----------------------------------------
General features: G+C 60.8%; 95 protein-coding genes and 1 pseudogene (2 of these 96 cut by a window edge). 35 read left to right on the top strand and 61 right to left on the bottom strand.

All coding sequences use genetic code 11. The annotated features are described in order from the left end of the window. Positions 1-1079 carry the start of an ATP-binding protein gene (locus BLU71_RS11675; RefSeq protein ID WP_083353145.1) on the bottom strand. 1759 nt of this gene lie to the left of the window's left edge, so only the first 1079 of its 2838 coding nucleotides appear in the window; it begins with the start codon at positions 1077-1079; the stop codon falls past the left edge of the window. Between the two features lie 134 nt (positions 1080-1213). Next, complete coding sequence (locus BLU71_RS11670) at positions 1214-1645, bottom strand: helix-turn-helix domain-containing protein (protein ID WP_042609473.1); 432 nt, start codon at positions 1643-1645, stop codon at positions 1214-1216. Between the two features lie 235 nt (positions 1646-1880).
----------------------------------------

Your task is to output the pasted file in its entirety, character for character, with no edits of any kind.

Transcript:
General features: G+C 60.8%; 95 protein-coding genes and 1 pseudogene (2 of these 96 cut by a window edge). 35 read left to right on the top strand and 61 right to left on the bottom strand.

All coding sequences use genetic code 11. The annotated features are described in order from the left end of the window. Positions 1-1079 carry the start of an ATP-binding protein gene (locus BLU71_RS11675; RefSeq protein ID WP_083353145.1) on the bottom strand. 1759 nt of this gene lie to the left of the window's left edge, so only the first 1079 of its 2838 coding nucleotides appear in the window; it begins with the start codon at positions 1077-1079; the stop codon falls past the left edge of the window. Between the two features lie 134 nt (positions 1080-1213). Next, complete coding sequence (locus BLU71_RS11670) at positions 1214-1645, bottom strand: helix-turn-helix domain-containing protein (protein ID WP_042609473.1); 432 nt, start codon at positions 1643-1645, stop codon at positions 1214-1216. Between the two features lie 235 nt (positions 1646-1880).